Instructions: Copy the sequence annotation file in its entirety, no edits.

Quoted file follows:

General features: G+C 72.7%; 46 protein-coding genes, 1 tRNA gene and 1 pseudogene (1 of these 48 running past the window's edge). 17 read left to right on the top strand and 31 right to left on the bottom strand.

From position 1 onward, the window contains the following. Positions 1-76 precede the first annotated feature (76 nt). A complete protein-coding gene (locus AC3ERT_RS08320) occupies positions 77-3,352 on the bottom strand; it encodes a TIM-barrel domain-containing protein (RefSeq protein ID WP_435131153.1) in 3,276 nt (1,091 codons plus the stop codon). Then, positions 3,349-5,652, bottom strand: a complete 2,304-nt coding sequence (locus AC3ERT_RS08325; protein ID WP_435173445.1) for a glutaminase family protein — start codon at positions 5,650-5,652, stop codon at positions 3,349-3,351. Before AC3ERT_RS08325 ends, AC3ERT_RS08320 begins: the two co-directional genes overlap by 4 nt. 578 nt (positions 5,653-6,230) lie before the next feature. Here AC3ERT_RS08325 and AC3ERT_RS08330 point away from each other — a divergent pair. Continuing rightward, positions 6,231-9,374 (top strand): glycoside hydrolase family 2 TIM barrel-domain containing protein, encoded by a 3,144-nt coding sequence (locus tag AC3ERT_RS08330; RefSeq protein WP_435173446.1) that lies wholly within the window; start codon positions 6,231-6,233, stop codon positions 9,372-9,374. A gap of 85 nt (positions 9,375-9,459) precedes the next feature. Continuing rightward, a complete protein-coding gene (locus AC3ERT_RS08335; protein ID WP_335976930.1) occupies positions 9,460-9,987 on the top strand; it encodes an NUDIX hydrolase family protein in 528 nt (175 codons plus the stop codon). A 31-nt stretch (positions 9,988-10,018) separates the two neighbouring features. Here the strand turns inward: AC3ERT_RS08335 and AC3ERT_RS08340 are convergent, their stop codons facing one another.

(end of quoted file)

General features: G+C 72.7%; 46 protein-coding genes, 1 tRNA gene and 1 pseudogene (1 of these 48 running past the window's edge). 17 read left to right on the top strand and 31 right to left on the bottom strand.

From position 1 onward, the window contains the following. Positions 1-76 precede the first annotated feature (76 nt). A complete protein-coding gene (locus AC3ERT_RS08320) occupies positions 77-3,352 on the bottom strand; it encodes a TIM-barrel domain-containing protein (RefSeq protein ID WP_435131153.1) in 3,276 nt (1,091 codons plus the stop codon). Then, positions 3,349-5,652, bottom strand: a complete 2,304-nt coding sequence (locus AC3ERT_RS08325; protein ID WP_435173445.1) for a glutaminase family protein — start codon at positions 5,650-5,652, stop codon at positions 3,349-3,351. Before AC3ERT_RS08325 ends, AC3ERT_RS08320 begins: the two co-directional genes overlap by 4 nt. 578 nt (positions 5,653-6,230) lie before the next feature. Here AC3ERT_RS08325 and AC3ERT_RS08330 point away from each other — a divergent pair. Continuing rightward, positions 6,231-9,374 (top strand): glycoside hydrolase family 2 TIM barrel-domain containing protein, encoded by a 3,144-nt coding sequence (locus tag AC3ERT_RS08330; RefSeq protein WP_435173446.1) that lies wholly within the window; start codon positions 6,231-6,233, stop codon positions 9,372-9,374. A gap of 85 nt (positions 9,375-9,459) precedes the next feature. Continuing rightward, a complete protein-coding gene (locus AC3ERT_RS08335; protein ID WP_335976930.1) occupies positions 9,460-9,987 on the top strand; it encodes an NUDIX hydrolase family protein in 528 nt (175 codons plus the stop codon). A 31-nt stretch (positions 9,988-10,018) separates the two neighbouring features. Here the strand turns inward: AC3ERT_RS08335 and AC3ERT_RS08340 are convergent, their stop codons facing one another.